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Mumbleypeg wrote:1. A "cattle knife" should have a spey blade. Unfortunately the term has come to be more based on the shape of the frame than on its original purpose.
2. Yes, "hedgeapple" is the same tree as Osage Orange. The tree has dense orange colored wood, nearly impervious to decay, rot and insects. It was originally native to the middle part of the continental U.S. Widely prized by native Americans for use in making bows, hence its also being known as "Bois d'Arc" (wood of the bow) which was a name given the tree by French trappers who also traded with the native tribes. Because native American tribes (attributed to the Osage tribe) traded the wood and seed with other tribes the tree was spread geographically to other areas, and another of its names "Osage Orange".
However probably the biggest contributor to its spread is the trees' thorns and dense growth habit, which made it useful to farmers and homesteads as a barrier fence or "hedge row" . If planted in a solid row it becomes a near impenetrable barrier. Hence another name for the tree - "Hedge" . Farmers and ranchers also used the tree for making fence posts and for use as foundation piers for buildings. When burned the wood has extremely high BTU but it also pops and throws off sparks/cinders so needs a good screen or enclosure.
Following the Depression Era "dustbowl" the U.S. government promoted planting of the tree in rows as shelter belts from wind. Female trees bear fruit which is round pale green and softball-sized. Hence another name for the tree is "hedgeapple" . Although not a preferred food for livestock, horses and cattle will sometimes eat the fruit which gave it yet another common name, "Horse Apple".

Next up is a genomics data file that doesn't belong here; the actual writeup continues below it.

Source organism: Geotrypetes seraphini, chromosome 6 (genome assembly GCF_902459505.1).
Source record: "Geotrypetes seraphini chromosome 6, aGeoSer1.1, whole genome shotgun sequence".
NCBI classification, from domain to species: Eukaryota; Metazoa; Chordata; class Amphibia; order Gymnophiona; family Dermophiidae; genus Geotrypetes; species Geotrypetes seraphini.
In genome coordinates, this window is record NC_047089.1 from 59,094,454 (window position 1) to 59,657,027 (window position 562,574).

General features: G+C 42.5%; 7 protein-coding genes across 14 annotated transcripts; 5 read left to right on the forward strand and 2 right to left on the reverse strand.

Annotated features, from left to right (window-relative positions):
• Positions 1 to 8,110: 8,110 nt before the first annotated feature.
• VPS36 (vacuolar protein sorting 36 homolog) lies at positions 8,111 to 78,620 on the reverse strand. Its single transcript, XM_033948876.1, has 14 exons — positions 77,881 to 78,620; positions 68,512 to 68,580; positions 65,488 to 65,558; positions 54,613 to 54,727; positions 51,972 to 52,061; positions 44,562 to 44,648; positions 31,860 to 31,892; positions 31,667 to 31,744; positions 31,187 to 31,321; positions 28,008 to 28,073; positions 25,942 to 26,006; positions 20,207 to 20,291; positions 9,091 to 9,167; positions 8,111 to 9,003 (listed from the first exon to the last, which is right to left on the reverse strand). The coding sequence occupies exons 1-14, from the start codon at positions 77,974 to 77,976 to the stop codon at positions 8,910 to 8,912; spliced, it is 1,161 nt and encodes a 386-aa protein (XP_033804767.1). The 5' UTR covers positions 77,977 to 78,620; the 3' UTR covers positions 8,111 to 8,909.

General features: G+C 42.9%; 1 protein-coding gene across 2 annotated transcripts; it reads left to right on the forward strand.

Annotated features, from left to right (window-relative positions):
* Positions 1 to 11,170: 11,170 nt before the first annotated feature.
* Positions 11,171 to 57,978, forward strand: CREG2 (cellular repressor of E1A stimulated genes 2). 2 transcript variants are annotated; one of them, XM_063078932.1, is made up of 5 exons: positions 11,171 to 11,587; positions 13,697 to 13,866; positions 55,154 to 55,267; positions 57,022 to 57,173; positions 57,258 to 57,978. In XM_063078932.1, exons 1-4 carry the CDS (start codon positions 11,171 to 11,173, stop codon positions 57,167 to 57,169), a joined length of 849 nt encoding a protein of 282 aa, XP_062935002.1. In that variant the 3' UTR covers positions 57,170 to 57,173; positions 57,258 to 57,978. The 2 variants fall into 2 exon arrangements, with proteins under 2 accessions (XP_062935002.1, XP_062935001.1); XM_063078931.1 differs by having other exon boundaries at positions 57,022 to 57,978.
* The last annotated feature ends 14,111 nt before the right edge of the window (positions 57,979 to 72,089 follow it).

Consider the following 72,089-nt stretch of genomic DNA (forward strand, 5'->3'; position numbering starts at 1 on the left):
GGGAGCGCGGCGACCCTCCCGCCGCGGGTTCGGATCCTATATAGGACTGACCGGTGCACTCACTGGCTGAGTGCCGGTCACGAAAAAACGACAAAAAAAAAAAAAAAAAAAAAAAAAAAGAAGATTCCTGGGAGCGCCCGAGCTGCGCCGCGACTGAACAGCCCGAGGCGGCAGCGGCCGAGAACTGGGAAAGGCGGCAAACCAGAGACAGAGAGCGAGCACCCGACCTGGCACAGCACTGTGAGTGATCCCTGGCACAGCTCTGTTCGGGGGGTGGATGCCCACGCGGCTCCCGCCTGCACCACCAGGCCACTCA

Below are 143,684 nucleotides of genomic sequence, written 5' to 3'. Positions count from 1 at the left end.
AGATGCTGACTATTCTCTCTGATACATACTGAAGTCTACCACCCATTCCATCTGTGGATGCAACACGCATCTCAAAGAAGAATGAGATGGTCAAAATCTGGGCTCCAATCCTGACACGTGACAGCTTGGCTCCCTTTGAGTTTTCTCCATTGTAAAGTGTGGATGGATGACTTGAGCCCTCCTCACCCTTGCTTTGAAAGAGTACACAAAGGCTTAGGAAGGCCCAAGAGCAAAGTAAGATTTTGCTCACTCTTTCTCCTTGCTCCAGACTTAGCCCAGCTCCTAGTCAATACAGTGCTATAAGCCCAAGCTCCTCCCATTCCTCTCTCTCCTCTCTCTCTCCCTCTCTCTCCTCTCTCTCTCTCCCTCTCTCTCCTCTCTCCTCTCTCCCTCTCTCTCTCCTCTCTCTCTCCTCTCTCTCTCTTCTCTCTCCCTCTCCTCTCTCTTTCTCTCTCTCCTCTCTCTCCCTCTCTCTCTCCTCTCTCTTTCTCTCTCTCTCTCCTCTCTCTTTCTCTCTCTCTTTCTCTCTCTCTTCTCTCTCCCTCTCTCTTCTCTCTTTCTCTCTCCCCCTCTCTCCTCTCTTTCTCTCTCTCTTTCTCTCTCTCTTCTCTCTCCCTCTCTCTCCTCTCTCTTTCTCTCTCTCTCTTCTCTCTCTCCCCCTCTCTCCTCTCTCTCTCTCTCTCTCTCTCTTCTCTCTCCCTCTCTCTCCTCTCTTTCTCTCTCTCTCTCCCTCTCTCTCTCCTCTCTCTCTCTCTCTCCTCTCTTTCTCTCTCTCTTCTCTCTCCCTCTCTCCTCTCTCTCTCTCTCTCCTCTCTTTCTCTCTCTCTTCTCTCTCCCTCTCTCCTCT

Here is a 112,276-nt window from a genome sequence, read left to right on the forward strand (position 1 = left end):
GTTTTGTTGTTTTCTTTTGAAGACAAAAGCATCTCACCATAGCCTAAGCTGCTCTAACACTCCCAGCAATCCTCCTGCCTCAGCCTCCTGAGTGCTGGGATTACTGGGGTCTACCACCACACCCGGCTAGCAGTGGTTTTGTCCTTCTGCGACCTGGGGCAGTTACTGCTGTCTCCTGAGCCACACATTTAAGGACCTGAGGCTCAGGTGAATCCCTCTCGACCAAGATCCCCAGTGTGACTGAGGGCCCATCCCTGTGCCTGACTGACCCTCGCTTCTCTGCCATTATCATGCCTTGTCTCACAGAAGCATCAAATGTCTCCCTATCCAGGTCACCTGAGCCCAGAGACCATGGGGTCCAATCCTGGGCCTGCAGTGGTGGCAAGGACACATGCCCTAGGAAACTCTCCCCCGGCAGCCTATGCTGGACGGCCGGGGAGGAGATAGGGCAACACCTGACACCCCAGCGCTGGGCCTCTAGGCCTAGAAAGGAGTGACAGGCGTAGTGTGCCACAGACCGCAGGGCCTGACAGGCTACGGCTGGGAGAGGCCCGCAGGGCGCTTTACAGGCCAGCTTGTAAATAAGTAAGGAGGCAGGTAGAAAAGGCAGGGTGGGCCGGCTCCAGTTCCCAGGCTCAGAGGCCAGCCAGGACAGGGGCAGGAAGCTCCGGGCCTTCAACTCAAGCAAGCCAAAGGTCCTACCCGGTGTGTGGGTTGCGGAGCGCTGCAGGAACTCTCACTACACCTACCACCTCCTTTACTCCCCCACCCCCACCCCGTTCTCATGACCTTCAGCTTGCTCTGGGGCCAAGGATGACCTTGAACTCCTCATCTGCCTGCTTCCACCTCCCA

Same tree, many uses, many names. More than you wanted to know I suspect. And it does make nice knife handle covers. Should be near-indestructible.
kootenay joe wrote:Thanks Ken. Not more than i wanted to know but more than i knew there was to know. All very interesting. The pictures of the #29 with this wood make it look rather plain and not interesting. Likely better in person when you can see the grain. Vintage USA knives with wood handles are either ebony or cocobolo. Wonder why Osage Orange was not used as it is a native USA tree and likely easier to obtain and cheaper to buy.
I would like to get some seeds and see if they can survive in Southern B.C. now that our winters have become rather mild.
kootenay joe wrote:I guess you do like this pattern as you have 5 already. To me the Tidioute in Osage Orange wood looks too 'plain': bolsters not grooved, no swages on blades, plain shield and plain looking wood. The others all have details that add interest to how they look. For example the acrylic Tidioute has color and swirls in the handles, etc.
Does anyone else also feel the Osage Orange just looks too 'plain' ?
RalphAlsip wrote:I received my Tidioute example today and I like it. Fit & finish is good, size is good, pulls and snap are good for my preference, and there doesn't appear to be any blade rubbing that is apparent from the few times I have opened and closed the blades. When I learned it was a 3 backspring knife I was concerned it would be too thick relative to the length, but it feels very balanced and well proportioned. The blades still have the oil on them.
kootenay joe wrote:I am hoping i might get lucky and manage to score the Northfield version with stag handles. I have not bought any of the Stockyard Whittler releases so far as i can only buy one. The stag ones will be the 'final inning' so if i strike out there, i am totally out except for secondary market.
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